every member of the particular class is permitted to enjoy the benefits of the trust.
The general public purpose may be of any kind medical, health relief and
rehabilitation, social service of any kind, education, training, etc.
A private trust is confined in its beneficial bounty to some private persons so that
nobody beyond them can draw the benefit. Such a trust is enforceable at the private
action of intended beneficiaries. A public trust is enforceable at the instance of the
Attorney-General under the trust laws in India.
Resulting Trust under the trust laws
Whenever a trust fails in its object or its purpose is accomplished without the trust
property being exhausted what remains reverts back to the author of the trust under
the concept of resulting trust. The principle is incorporated in Section 83 and the
illustrations appended to it bring the concept to a clear relief.
It is true that the provisions of the Act are not applicable to private or public religious
and charitable trusts, but nevertheless the general principles underlying Section 83
are attracted in analogous circumstances.
Precatory Trust under the trust laws
Precatory trust lacks one of the certainties of a valid trust; namely, the intention of
the author. Where the author fails to express his intention in clear terms, the trust
which arises is in a precarious (precatory) state because it may fail to materialize.
Since the language is ambiguous and uncertain, if a precatory trust is inferred it may
as well happen that the settler never intended a trust and yet a trust comes into
being. That is why warnings have always been expressed against such a precarious
practice. JAMES LJ observed in Lamb v. Evans: I could not help feeling that it was
the officious kindness of the court of chancery in interpreting terms where in many

cases the father of the family never meant to create trusts, must have been a very
cruel kindness indeed.
Secret Trust undet the trust laws
Where neither the existence of a trust nor its terms are disclosed, it is called a secret
trust. Where the existence of the trust is disclosed, but its terms are not, it is a half
secret trust. This is a misuse of the concept of trust. It is used as a device for
retaining property under ones own control under the guise of a trust. The
consequences will depend upon the intentions of the parties and the circumstances
surrounding the transaction.
Illusory Trust under the trust laws
Where a trust is created with uncertain beneficiaries so that nobody seems to be
entitled to hold the trustee to his task, or where the object is so uncertain that it
leaves the trustees in a state of dilemma or give them a discretion as to the objects,
what comes into existence is the illusion of a trust and not its reality.
Certainties of a Trust under the trust laws
Section 6 of the trust laws in India which deals with creation of trusts emphasises
the need for things to be sure and certain about a trust. They are popularly known as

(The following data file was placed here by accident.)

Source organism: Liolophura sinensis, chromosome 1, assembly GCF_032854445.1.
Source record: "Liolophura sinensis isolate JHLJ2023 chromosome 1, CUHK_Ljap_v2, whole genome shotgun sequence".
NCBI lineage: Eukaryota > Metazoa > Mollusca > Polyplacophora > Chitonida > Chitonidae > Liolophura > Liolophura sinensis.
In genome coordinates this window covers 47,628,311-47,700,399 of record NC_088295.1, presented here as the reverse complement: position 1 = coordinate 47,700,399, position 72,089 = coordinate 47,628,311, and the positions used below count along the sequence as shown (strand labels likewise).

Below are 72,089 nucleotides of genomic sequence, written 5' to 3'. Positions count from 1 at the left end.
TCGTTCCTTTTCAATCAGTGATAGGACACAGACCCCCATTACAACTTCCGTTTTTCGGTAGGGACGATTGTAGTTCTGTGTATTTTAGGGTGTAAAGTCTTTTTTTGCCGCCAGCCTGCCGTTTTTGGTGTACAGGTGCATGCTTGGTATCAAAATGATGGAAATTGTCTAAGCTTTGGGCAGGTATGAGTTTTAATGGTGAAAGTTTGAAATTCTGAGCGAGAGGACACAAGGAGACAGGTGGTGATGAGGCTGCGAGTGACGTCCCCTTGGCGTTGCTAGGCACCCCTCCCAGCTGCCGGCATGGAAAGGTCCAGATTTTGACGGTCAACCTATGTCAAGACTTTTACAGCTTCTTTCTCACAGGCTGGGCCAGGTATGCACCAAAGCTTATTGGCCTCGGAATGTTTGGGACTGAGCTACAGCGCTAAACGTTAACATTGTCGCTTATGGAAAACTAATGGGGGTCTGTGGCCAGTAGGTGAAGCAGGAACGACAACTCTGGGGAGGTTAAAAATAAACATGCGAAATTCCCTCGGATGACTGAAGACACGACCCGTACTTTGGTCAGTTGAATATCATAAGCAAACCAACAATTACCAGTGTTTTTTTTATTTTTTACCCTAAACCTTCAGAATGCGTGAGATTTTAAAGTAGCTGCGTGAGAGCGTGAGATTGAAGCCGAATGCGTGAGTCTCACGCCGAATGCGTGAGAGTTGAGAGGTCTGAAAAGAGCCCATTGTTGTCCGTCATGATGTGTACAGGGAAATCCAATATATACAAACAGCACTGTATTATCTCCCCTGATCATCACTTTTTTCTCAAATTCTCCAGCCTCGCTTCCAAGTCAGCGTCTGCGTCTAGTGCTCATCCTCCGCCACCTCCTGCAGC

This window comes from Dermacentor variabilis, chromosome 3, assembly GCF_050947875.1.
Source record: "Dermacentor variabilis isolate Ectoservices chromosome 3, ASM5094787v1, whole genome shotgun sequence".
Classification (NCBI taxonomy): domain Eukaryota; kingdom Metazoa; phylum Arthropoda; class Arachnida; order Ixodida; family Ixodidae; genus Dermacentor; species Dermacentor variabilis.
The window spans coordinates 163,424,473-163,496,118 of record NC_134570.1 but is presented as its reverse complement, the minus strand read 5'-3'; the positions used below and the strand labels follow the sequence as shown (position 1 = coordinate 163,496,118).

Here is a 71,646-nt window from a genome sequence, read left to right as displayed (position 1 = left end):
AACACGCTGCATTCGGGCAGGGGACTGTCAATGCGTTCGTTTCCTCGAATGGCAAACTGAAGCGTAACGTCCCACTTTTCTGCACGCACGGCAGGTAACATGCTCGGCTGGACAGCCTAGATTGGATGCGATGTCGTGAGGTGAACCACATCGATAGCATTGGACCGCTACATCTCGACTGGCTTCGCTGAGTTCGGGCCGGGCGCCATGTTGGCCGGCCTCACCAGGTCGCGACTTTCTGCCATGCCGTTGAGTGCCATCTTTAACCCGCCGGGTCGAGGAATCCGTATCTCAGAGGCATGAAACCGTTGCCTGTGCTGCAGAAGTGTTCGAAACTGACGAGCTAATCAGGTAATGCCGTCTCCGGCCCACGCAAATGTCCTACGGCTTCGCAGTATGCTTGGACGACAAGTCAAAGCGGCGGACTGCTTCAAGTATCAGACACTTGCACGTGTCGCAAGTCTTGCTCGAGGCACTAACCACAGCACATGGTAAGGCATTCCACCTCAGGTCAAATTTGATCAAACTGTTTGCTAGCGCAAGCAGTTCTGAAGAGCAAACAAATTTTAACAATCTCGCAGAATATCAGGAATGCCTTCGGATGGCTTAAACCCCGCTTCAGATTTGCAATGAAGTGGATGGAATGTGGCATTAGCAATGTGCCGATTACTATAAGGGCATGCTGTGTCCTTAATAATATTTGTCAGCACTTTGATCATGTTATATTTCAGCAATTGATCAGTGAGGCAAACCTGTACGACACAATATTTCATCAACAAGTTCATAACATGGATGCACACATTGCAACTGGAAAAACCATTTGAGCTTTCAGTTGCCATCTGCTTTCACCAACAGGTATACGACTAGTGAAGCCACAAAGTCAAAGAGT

the three certainties of an effective trust. They are: certainty of words, certainty of
subject-matter and certainty of object under the trust laws in India.
The intention of the author of the trust to create a trust is the first thing. Where his
words are not clear, the matter becomes precarious. The Court may have to resort
to the concept of precarious trust to save the situation. Where there is certainty of
subject-matter and of object, the Court may hold that a precatory trust has arisen if it
considers that the precatory expressions used studied in relation to the will as a
whole, impose an obligations.
As for the certainty of the subject-matter, Section 8 requires that the subject-matter
must be properly transferable to the beneficiary. The same section adds that the
subject-matter must not be merely a beneficial interest under a subsisting trust. This
marks a departure from the English law for the simple reason that the Indian Legal
system does not separately recognize any such things as equitable interest. All
equitable interests have become a part of the framework of legal interests. Thus a
person cannot create a trust of something which he is expecting to get or of which
he is mere heirapparent or which are confined to strict personal enjoyment, like
pension, pay, reversionary interest, official benefits, etc.
Certainty as to trust property also includes the certainty as to the benefits which
have to be drawn by different beneficiaries. Any uncertainty as to either would
render the trust void. A trust of the bulk of my said residuary estate would fail to
create a trust. Where the trust property is certain and is meant for two beneficiaries
whose respective shares are not indicated, the trust would be valid; the court would
apply the principle of equity that equality is equity and divide the property equally
between them. There is no uncertainty where the author, instead of quantifying the
respective shares of beneficiaries, gives a discretion to the trustees of to allocate the
shares at their own judgment. Where the directions of the settler are partly certain